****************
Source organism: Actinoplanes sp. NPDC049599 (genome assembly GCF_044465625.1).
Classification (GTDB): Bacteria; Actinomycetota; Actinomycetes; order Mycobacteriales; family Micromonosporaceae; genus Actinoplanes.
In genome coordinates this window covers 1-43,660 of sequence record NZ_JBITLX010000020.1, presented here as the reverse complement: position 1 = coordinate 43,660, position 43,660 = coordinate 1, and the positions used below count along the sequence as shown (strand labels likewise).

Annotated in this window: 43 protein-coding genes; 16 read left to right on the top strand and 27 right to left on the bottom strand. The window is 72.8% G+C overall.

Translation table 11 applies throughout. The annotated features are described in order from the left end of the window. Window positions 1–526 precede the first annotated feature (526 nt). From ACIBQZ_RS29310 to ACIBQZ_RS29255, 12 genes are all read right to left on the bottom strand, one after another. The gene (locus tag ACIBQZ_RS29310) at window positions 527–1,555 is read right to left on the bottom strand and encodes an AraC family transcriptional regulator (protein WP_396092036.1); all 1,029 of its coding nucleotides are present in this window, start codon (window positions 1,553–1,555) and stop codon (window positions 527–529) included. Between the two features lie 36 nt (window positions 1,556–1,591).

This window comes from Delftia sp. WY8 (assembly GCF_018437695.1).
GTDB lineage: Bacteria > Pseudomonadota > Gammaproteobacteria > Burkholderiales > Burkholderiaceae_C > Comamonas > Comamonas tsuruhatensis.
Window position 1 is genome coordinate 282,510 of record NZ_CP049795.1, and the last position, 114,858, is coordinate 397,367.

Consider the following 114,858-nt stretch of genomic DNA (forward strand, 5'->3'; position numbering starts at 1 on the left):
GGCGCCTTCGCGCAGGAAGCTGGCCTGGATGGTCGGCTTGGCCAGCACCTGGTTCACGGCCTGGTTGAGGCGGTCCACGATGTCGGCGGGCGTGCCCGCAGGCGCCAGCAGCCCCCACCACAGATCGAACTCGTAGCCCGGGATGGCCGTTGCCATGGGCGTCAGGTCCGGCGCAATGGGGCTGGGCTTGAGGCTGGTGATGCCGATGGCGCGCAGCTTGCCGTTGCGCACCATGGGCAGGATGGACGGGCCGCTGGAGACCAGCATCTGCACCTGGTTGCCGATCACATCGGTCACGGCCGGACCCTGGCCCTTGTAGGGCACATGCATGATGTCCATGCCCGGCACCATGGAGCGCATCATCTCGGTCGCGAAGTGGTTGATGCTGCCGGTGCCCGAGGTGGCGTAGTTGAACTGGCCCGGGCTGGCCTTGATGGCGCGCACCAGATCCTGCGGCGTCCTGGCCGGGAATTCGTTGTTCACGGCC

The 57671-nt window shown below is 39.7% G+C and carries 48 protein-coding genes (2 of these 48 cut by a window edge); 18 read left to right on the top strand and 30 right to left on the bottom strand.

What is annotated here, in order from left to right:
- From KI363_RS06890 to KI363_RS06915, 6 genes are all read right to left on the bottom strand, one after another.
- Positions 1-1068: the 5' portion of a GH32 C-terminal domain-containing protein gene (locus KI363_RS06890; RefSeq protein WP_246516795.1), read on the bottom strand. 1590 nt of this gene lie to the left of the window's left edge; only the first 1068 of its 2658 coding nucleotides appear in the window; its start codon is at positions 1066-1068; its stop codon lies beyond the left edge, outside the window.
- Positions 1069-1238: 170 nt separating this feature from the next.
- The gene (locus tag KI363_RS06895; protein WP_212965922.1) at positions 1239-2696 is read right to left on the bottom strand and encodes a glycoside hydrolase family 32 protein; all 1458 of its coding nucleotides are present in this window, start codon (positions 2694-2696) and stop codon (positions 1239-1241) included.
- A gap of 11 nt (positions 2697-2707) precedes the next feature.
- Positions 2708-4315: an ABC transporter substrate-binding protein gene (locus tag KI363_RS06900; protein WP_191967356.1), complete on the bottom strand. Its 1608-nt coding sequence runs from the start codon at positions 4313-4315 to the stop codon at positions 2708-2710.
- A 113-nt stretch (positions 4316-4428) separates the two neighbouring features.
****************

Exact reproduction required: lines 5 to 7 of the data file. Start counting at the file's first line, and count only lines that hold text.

Translation table 11 applies throughout. The annotated features are described in order from the left end of the window. Window positions 1–526 precede the first annotated feature (526 nt). From ACIBQZ_RS29310 to ACIBQZ_RS29255, 12 genes are all read right to left on the bottom strand, one after another. The gene (locus tag ACIBQZ_RS29310) at window positions 527–1,555 is read right to left on the bottom strand and encodes an AraC family transcriptional regulator (protein WP_396092036.1); all 1,029 of its coding nucleotides are present in this window, start codon (window positions 1,553–1,555) and stop codon (window positions 527–529) included. Between the two features lie 36 nt (window positions 1,556–1,591).

This window comes from Delftia sp. WY8 (assembly GCF_018437695.1).
GTDB lineage: Bacteria > Pseudomonadota > Gammaproteobacteria > Burkholderiales > Burkholderiaceae_C > Comamonas > Comamonas tsuruhatensis.